‘So, you’re going to be cremating people?’

‘That’s right.’

‘Basically, some poor fucker is walking around right now and in a month you’ll be cremating their body?’

‘Pretty much.’

 ‘Rather you than me.’

As I looked around at the people of this beautiful town today I realise that this is the case now.  I am not at work but when I return tomorrow, next week and if I am still working there in a year it will be people I have passed in the street, people who I have watched a film with under the same cinema roof, sat across from whilst eating a meal in a restaurant, a drink at a bar, eye contact, a little laugh and an apology on the street as we both dance the same direction to pass by each other.  School friends, relatives of friends, friends of friends, you always know someone who has lost someone.  We all do, but being part of the team that looks after them is a privilege, an honour and a burden.  You see the suffering of others.  And they ask you the questions they have but have never known where to ask them.  And I always answer as honestly as I can.

‘Do you burn the coffin?’


‘Do you get the ashes of that person back?’

100% yes. 

‘Do you cremate one at a time?’

Rest assured, each person is cremated individually and the cremator only has room for one person at a time.

‘Do you cremate the flowers left with them?’

Yes, but they are dismantled from their oasis first because that produces a lot of smoke if cremated.

I get asked these questions time and time again but for those individuals it is maybe the first time they’ve got to ask them to someone who does the work and for that reason I’m happy to answer them time and time again. If you ask the FD you’ll get the answer but they are aware that it isn’t them behind the scenes after the funeral has ended.  Although, there was one funeral arranger who was telling people that you get a little bit back of everyone’s ashes from that day.  As soon as this was discovered we swiftly arranged for them to visit our crematorium so this very upsetting, incorrect information about what happens at a crematorium was not told to anyone else.  I don’t believe anybody whose job it is to arrange a funeral should do so without having visited a crematorium first.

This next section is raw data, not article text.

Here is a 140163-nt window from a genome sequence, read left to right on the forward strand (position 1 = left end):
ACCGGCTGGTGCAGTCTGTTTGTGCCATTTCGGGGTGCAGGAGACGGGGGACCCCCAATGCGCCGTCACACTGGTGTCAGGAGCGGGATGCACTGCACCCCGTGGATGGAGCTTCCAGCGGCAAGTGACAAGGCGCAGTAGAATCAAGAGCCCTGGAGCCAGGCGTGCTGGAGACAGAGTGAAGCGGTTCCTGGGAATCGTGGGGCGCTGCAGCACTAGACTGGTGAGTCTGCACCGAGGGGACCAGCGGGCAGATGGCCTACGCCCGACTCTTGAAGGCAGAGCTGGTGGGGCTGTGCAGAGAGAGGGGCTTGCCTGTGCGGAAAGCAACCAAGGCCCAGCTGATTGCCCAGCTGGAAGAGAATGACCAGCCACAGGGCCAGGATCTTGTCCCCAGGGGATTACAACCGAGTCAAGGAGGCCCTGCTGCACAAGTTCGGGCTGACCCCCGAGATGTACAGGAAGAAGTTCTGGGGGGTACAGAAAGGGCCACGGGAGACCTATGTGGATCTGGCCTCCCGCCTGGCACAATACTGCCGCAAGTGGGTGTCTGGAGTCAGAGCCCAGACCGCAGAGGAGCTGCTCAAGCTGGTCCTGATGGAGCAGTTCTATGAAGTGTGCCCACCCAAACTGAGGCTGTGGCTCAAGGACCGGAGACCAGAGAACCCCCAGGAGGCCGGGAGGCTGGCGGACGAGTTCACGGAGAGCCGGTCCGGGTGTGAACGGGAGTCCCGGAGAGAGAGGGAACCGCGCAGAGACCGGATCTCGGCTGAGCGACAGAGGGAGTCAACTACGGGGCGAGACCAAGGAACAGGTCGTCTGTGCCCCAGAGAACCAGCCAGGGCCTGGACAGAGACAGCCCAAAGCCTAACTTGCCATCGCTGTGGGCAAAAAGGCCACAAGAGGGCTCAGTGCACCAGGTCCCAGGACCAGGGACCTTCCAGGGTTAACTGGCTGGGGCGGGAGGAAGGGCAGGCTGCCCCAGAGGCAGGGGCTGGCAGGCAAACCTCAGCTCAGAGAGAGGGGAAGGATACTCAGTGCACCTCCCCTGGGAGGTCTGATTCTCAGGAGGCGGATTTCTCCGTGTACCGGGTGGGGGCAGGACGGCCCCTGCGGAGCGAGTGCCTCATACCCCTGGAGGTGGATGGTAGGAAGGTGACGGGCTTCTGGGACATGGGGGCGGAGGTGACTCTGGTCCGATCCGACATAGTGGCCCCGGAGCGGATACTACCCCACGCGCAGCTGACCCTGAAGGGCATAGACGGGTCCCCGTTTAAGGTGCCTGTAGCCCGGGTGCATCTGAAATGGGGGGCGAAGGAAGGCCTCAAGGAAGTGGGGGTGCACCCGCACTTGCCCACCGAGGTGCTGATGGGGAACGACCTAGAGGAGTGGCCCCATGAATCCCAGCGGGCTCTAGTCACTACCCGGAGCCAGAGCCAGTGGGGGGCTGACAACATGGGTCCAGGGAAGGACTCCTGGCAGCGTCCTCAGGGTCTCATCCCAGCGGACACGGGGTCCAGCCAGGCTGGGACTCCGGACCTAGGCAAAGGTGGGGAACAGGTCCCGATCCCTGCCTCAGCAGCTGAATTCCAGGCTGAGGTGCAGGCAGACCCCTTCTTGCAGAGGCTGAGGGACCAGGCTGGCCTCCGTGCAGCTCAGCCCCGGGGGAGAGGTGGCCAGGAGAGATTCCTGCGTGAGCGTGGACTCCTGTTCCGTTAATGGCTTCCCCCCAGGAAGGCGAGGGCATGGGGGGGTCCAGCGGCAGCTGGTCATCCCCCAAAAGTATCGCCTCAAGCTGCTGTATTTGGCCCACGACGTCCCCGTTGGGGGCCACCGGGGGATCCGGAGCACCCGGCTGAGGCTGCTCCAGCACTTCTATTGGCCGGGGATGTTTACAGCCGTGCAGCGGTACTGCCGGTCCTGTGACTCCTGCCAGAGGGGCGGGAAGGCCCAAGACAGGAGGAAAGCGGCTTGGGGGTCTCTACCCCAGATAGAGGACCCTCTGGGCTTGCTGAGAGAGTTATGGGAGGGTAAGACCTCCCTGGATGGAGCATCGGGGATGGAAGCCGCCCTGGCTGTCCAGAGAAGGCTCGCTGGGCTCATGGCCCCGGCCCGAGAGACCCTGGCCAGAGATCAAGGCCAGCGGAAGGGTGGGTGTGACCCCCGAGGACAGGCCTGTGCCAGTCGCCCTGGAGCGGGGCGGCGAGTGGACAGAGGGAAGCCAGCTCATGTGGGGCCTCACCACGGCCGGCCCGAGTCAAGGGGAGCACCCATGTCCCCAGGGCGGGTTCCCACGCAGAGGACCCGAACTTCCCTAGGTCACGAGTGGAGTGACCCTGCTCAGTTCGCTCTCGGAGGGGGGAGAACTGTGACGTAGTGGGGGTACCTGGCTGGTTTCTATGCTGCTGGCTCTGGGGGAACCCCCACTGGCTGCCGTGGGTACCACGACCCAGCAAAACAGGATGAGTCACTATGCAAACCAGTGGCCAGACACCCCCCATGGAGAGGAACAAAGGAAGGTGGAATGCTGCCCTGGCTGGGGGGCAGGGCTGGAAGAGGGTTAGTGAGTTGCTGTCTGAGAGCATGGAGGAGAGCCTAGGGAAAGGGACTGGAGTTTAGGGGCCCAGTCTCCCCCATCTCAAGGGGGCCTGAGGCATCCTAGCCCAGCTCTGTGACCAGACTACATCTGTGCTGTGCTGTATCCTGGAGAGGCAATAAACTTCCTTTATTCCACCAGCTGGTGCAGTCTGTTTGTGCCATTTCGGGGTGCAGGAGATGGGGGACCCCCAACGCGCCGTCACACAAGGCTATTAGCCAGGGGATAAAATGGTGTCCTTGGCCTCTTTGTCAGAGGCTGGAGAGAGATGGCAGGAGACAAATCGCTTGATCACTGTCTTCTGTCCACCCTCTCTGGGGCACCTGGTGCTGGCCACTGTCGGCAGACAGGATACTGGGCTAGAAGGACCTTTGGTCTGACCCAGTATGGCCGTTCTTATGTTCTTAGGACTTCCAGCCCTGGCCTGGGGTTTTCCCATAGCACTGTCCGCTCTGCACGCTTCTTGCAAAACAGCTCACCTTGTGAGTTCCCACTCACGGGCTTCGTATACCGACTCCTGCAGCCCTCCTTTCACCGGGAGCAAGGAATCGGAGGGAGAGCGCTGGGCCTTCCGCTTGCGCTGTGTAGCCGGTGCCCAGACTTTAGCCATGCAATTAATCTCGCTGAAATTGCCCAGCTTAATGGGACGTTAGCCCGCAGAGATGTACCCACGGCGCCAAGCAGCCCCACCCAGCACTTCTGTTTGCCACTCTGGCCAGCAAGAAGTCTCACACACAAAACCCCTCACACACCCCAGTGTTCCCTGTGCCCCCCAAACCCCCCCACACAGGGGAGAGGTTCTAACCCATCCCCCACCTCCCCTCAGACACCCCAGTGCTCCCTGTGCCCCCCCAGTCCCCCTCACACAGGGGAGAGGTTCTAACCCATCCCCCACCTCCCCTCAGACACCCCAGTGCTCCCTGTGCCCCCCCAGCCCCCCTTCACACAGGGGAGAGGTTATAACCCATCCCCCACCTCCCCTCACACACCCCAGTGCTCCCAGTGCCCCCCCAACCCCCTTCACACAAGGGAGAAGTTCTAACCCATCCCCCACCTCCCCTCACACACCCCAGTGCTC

I have lived in the town that my crematorium serves my whole life. I know many more familiar faces and strangers who I share the same postcode with will pass through these doors in my working world.  I guess I am asking how to separate this from my everyday life and I guess the answer is you can’t. I see too many of my friends and family hurting through the job I do but at the same time it is a small blessing that I can give them the comfort of knowing their loved one is being looked after on their final journey.

Yes, bank holidays are a gift.  They give you a bit longer to see a bit more of life before having to return to death.